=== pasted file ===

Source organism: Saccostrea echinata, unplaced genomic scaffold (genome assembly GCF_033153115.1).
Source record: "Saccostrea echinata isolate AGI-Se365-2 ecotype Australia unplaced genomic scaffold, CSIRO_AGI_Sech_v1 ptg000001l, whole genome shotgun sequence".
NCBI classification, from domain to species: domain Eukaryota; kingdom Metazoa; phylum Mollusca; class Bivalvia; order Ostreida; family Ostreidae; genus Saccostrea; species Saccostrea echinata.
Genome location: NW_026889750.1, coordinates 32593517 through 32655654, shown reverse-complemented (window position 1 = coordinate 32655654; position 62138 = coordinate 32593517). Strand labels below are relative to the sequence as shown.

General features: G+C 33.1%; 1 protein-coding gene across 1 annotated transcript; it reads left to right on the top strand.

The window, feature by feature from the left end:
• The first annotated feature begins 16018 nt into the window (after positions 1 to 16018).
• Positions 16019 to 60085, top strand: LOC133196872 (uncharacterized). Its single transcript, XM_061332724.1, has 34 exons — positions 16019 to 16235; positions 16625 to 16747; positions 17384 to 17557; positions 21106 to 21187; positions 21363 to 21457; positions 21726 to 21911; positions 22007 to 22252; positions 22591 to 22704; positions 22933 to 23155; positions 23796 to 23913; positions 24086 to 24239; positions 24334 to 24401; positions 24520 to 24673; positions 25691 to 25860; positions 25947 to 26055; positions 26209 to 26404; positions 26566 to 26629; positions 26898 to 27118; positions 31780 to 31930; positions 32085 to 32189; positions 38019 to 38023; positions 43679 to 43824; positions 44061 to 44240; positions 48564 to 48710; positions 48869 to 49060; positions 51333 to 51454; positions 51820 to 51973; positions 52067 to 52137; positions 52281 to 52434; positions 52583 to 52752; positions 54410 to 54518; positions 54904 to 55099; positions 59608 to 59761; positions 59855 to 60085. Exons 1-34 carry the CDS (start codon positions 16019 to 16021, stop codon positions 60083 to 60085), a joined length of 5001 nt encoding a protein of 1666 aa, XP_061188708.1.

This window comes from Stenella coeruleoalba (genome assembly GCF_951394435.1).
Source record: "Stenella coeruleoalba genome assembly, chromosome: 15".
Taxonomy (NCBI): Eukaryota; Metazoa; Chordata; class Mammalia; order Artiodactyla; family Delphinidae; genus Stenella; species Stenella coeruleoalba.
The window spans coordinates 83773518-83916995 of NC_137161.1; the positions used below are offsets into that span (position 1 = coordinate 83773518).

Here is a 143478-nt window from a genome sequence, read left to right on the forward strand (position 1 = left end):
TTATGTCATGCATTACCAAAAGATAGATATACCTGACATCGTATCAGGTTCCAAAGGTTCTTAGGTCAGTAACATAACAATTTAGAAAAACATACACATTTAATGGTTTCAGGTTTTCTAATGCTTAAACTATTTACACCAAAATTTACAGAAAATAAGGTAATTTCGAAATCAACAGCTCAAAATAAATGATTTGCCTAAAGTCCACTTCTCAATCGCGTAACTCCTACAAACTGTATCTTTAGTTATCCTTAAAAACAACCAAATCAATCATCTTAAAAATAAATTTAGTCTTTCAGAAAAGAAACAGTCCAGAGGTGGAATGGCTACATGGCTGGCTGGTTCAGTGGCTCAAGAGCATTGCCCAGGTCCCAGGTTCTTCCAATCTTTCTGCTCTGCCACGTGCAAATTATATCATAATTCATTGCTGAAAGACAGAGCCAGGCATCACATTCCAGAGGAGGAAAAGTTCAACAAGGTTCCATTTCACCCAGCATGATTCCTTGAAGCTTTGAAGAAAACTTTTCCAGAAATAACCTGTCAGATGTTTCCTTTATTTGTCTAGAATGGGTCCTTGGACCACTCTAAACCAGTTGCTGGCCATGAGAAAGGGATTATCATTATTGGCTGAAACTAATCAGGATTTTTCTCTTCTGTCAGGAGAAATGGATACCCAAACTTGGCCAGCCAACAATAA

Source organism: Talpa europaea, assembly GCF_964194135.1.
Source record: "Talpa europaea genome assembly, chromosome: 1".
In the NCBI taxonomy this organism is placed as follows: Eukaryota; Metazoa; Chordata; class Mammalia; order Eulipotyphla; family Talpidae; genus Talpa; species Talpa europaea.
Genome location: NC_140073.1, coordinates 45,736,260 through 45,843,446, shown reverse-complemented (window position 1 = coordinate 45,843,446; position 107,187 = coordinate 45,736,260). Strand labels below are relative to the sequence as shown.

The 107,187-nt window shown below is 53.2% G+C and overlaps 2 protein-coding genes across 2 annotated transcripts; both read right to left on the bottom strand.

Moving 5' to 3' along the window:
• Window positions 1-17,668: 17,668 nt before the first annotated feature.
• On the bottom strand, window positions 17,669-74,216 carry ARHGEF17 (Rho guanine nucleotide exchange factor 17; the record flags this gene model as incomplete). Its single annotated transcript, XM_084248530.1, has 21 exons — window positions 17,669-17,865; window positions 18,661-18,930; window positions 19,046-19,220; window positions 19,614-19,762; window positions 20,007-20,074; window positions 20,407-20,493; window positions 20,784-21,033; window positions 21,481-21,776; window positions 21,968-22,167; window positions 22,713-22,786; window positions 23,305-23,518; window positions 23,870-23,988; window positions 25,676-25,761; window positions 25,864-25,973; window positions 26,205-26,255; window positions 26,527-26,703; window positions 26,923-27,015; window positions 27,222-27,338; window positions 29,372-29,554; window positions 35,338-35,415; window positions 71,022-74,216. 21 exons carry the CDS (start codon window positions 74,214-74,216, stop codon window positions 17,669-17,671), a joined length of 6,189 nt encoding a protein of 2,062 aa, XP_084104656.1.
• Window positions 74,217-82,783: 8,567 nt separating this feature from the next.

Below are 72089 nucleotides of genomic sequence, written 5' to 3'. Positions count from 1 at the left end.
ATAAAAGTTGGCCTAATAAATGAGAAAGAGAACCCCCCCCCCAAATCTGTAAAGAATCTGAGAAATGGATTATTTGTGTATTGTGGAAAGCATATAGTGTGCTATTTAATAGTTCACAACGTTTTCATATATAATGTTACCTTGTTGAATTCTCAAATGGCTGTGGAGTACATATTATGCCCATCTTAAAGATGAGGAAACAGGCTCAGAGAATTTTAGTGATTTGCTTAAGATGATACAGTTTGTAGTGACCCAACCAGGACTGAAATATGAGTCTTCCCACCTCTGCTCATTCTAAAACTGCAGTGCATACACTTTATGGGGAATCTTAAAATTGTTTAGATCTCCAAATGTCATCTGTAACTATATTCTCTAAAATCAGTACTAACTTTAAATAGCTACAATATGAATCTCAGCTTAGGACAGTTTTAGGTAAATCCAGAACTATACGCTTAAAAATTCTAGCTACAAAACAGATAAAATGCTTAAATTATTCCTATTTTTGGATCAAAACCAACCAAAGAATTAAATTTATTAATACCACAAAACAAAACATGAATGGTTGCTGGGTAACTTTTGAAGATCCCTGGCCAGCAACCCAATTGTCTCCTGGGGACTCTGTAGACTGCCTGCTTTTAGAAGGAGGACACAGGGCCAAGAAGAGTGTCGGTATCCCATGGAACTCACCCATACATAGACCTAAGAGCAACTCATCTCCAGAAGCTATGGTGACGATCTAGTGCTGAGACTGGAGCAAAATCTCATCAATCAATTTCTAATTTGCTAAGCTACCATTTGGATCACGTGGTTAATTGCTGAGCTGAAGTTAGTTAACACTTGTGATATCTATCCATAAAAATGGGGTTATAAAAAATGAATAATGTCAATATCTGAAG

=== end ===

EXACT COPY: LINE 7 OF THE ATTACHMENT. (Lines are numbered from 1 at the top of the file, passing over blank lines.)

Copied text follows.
• The first annotated feature begins 16018 nt into the window (after positions 1 to 16018).